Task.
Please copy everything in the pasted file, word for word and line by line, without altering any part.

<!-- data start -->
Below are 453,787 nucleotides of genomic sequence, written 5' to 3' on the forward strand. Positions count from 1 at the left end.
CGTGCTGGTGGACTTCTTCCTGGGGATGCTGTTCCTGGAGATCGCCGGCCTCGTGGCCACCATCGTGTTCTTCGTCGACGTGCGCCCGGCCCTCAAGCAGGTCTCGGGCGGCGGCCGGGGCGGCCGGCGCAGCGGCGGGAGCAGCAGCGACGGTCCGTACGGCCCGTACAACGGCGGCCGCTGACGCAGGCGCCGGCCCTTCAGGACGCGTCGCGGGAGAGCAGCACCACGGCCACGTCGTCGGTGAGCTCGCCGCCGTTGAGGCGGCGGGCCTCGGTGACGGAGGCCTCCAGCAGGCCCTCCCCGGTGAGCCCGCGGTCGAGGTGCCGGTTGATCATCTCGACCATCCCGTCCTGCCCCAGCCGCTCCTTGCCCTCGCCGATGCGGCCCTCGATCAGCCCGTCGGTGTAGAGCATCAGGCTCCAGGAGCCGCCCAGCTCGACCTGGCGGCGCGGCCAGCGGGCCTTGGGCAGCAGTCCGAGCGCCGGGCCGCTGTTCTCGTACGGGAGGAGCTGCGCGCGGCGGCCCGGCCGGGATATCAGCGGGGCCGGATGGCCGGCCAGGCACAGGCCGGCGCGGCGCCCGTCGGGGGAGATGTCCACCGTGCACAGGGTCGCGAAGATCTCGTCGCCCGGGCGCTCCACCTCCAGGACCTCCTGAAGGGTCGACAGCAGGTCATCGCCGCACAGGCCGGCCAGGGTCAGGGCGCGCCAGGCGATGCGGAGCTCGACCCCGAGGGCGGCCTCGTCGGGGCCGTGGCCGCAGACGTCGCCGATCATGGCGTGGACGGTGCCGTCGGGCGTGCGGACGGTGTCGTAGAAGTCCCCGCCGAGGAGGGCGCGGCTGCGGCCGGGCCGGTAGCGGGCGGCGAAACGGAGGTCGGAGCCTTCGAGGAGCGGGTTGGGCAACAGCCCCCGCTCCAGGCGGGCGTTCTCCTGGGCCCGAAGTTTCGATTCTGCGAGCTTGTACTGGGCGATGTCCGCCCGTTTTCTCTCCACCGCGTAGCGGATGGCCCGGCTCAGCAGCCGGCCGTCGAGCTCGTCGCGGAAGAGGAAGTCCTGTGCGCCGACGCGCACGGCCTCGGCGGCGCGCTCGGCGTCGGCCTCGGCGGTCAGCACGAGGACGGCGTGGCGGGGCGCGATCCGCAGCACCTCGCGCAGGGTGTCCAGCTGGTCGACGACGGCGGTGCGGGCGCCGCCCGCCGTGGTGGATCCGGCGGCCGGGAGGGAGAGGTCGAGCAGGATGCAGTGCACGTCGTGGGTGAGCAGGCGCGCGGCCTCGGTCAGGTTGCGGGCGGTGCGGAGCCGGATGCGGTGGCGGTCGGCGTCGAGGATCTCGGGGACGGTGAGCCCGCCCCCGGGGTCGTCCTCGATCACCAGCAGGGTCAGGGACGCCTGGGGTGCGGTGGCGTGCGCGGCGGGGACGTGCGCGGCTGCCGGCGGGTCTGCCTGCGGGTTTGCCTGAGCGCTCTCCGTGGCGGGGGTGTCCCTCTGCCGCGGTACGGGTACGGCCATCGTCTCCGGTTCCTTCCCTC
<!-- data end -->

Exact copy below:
Below are 453,787 nucleotides of genomic sequence, written 5' to 3' on the forward strand. Positions count from 1 at the left end.
CGTGCTGGTGGACTTCTTCCTGGGGATGCTGTTCCTGGAGATCGCCGGCCTCGTGGCCACCATCGTGTTCTTCGTCGACGTGCGCCCGGCCCTCAAGCAGGTCTCGGGCGGCGGCCGGGGCGGCCGGCGCAGCGGCGGGAGCAGCAGCGACGGTCCGTACGGCCCGTACAACGGCGGCCGCTGACGCAGGCGCCGGCCCTTCAGGACGCGTCGCGGGAGAGCAGCACCACGGCCACGTCGTCGGTGAGCTCGCCGCCGTTGAGGCGGCGGGCCTCGGTGACGGAGGCCTCCAGCAGGCCCTCCCCGGTGAGCCCGCGGTCGAGGTGCCGGTTGATCATCTCGACCATCCCGTCCTGCCCCAGCCGCTCCTTGCCCTCGCCGATGCGGCCCTCGATCAGCCCGTCGGTGTAGAGCATCAGGCTCCAGGAGCCGCCCAGCTCGACCTGGCGGCGCGGCCAGCGGGCCTTGGGCAGCAGTCCGAGCGCCGGGCCGCTGTTCTCGTACGGGAGGAGCTGCGCGCGGCGGCCCGGCCGGGATATCAGCGGGGCCGGATGGCCGGCCAGGCACAGGCCGGCGCGGCGCCCGTCGGGGGAGATGTCCACCGTGCACAGGGTCGCGAAGATCTCGTCGCCCGGGCGCTCCACCTCCAGGACCTCCTGAAGGGTCGACAGCAGGTCATCGCCGCACAGGCCGGCCAGGGTCAGGGCGCGCCAGGCGATGCGGAGCTCGACCCCGAGGGCGGCCTCGTCGGGGCCGTGGCCGCAGACGTCGCCGATCATGGCGTGGACGGTGCCGTCGGGCGTGCGGACGGTGTCGTAGAAGTCCCCGCCGAGGAGGGCGCGGCTGCGGCCGGGCCGGTAGCGGGCGGCGAAACGGAGGTCGGAGCCTTCGAGGAGCGGGTTGGGCAACAGCCCCCGCTCCAGGCGGGCGTTCTCCTGGGCCCGAAGTTTCGATTCTGCGAGCTTGTACTGGGCGATGTCCGCCCGTTTTCTCTCCACCGCGTAGCGGATGGCCCGGCTCAGCAGCCGGCCGTCGAGCTCGTCGCGGAAGAGGAAGTCCTGTGCGCCGACGCGCACGGCCTCGGCGGCGCGCTCGGCGTCGGCCTCGGCGGTCAGCACGAGGACGGCGTGGCGGGGCGCGATCCGCAGCACCTCGCGCAGGGTGTCCAGCTGGTCGACGACGGCGGTGCGGGCGCCGCCCGCCGTGGTGGATCCGGCGGCCGGGAGGGAGAGGTCGAGCAGGATGCAGTGCACGTCGTGGGTGAGCAGGCGCGCGGCCTCGGTCAGGTTGCGGGCGGTGCGGAGCCGGATGCGGTGGCGGTCGGCGTCGAGGATCTCGGGGACGGTGAGCCCGCCCCCGGGGTCGTCCTCGATCACCAGCAGGGTCAGGGACGCCTGGGGTGCGGTGGCGTGCGCGGCGGGGACGTGCGCGGCTGCCGGCGGGTCTGCCTGCGGGTTTGCCTGAGCGCTCTCCGTGGCGGGGGTGTCCCTCTGCCGCGGTACGGGTACGGCCATCGTCTCCGGTTCCTTCCCTC